The Oklahoma quarterback took a big step towards becoming a star in the NFL, but that doesn’t necessarily mean playing in the MLB is out of the question.
Now comes a fascinating experiment.
Kyler Murray has chosen football over baseball. IHis timing is perfect – and not because he was due to report to spring training this weekend. It’s the right move, and despite his coy non-answers in those interviews before the Super Bowl, no one should really be surprised.
He’ll forgo that $4.7 million bonus from the Oakland Athletics. He’ll likely become the first athlete ever chosen in the first round of both the Major League Baseball and NFL drafts.
And never mind his size, no one should be too surprised if he excels.
Murray’s talent is undeniable. The Heisman Trophy winner is blazing fast, sure. Pay close attention to what he runs in the 40-yard dash at the NFL Combine (if he runs, and boy, we hope he does); he might not just be the fastest quarterback in Indianapolis – he’ll be among the fastest players, period. He has an NFL arm and the accuracy to go with it. But yes, we know: he’s tiny.
Murray is 5-9 7/8 in socks, according to Oklahoma’s media relations department (which leads some to wonder: how thick was the material?). But anyone who watched him propel Oklahoma into the College Football Playoff with a season that was better – this is still hard to type – than the performance by Baker Mayfield a year earlier – should recognize this much:
Murray’s spectacular impact is outsized.
Sure, but can he do it at the next level? The question will dominate the next few weeks, during the run-up to the draft. And once a team has made him a first-round pick and bet on him as the face of the franchise – pretty clearly, this is going to happen; it’s only a question of which front office falls in love – the story line will only grow.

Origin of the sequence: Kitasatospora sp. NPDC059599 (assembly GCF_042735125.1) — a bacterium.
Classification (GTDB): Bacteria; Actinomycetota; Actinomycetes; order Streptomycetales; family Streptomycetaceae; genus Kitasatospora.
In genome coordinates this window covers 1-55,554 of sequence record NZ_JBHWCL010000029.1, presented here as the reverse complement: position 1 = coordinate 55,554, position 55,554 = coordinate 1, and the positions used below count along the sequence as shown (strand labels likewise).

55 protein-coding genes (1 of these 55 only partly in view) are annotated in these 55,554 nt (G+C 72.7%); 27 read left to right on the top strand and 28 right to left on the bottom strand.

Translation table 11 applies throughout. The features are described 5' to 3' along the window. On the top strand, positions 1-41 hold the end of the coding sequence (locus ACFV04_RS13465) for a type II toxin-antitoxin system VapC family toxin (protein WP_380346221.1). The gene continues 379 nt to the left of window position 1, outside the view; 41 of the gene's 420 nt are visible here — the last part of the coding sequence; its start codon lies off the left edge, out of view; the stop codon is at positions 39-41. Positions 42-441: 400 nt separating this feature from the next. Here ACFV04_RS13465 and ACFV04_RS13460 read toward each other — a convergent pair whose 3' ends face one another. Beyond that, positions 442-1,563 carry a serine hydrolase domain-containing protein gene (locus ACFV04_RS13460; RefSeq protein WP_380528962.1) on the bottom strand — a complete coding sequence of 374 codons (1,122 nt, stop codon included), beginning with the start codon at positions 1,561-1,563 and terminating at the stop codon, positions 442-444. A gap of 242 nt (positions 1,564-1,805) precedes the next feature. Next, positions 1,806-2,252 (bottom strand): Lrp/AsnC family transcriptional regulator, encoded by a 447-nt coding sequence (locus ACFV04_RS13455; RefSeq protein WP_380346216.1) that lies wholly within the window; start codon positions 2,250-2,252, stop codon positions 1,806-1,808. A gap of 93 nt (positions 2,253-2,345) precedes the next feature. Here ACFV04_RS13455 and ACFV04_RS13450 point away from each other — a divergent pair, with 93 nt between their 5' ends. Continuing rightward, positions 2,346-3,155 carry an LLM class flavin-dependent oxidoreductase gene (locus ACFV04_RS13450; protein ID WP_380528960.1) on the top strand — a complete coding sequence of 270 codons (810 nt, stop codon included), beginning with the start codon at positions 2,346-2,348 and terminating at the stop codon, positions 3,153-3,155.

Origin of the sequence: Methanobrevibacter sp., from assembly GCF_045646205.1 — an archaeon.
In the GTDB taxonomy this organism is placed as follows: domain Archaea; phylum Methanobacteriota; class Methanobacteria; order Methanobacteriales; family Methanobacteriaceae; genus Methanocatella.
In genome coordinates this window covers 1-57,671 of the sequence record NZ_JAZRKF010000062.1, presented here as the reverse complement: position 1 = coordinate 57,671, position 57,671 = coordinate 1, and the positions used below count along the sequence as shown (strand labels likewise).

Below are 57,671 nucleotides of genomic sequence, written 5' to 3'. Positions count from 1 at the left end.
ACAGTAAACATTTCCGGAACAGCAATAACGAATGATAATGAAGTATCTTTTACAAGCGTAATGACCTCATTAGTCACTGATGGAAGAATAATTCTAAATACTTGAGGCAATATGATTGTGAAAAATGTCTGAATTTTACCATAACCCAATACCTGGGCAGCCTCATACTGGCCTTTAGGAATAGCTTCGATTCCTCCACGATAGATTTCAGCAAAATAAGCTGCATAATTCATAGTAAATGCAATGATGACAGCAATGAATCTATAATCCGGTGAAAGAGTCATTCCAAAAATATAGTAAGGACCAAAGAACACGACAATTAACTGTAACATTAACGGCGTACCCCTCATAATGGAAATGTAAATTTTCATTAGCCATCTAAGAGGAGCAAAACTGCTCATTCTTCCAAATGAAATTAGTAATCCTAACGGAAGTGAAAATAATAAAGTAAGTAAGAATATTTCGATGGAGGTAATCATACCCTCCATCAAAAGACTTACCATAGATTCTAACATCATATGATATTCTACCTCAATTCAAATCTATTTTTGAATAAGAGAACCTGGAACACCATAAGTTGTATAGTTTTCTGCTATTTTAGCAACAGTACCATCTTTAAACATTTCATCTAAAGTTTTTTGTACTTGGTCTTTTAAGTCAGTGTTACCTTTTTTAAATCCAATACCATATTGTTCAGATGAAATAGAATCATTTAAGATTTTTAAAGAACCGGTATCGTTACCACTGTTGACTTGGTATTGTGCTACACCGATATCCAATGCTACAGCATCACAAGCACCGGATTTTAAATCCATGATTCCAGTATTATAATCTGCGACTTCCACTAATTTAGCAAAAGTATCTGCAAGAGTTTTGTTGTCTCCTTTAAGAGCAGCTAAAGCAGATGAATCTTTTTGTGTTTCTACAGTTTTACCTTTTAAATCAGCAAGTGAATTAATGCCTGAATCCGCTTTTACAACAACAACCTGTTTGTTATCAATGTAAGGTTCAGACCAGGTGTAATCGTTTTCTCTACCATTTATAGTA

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Murray is not exactly a wisp, by the way. Oklahoma listed him at 195 pounds. Whatever his official weight in Indianapolis, he’s solidly built, especially in the lower body. Go ahead and cringe at the vision of a defensive end crushing Murray from the blind side – or in the open field, a safety blasting him at full speed – but it’s worth noting how few hard hits he actually took at Oklahoma. That’s in large part because of his awareness, but also because he is possibly the best quarterback at sliding, ever (he drops, then pops up like he’s just stolen second base).
It’s at least as tantalizing to envision Murray escaping the pocket, then rifling the ball to a receiver downfield. Or taking off, leaving defenders grasping at a vapor trail.
In baseball, he’s a five-tool prospect. But emphasis on the noun. Murray might one day become a baseball superstar, but he’d first have to work his way up through the minor leagues. He showed promise on the diamond a year ago with Oklahoma, but it’s a hard road and there are no guarantees.
In football, despite bigger risks, the payoff could be immediate. Murray arrives at the perfect time, with NFL front offices growing gradually more open toward quarterbacks who don’t fit their preconceived notions of size – and at least as important, suddenly enthralled with wide-open college offenses like Oklahoma’s modified Air Raid, which Murray took to another level. Ten years ago, or maybe even five, it’s likely scouts would have been far more skeptical of someone like Murray. He’d have gotten questions like, “Would you consider a position change?” And he’d probably have chosen baseball.
But there’s now room in the NFL for a guy like Murray to move. And boy, can he ever do that.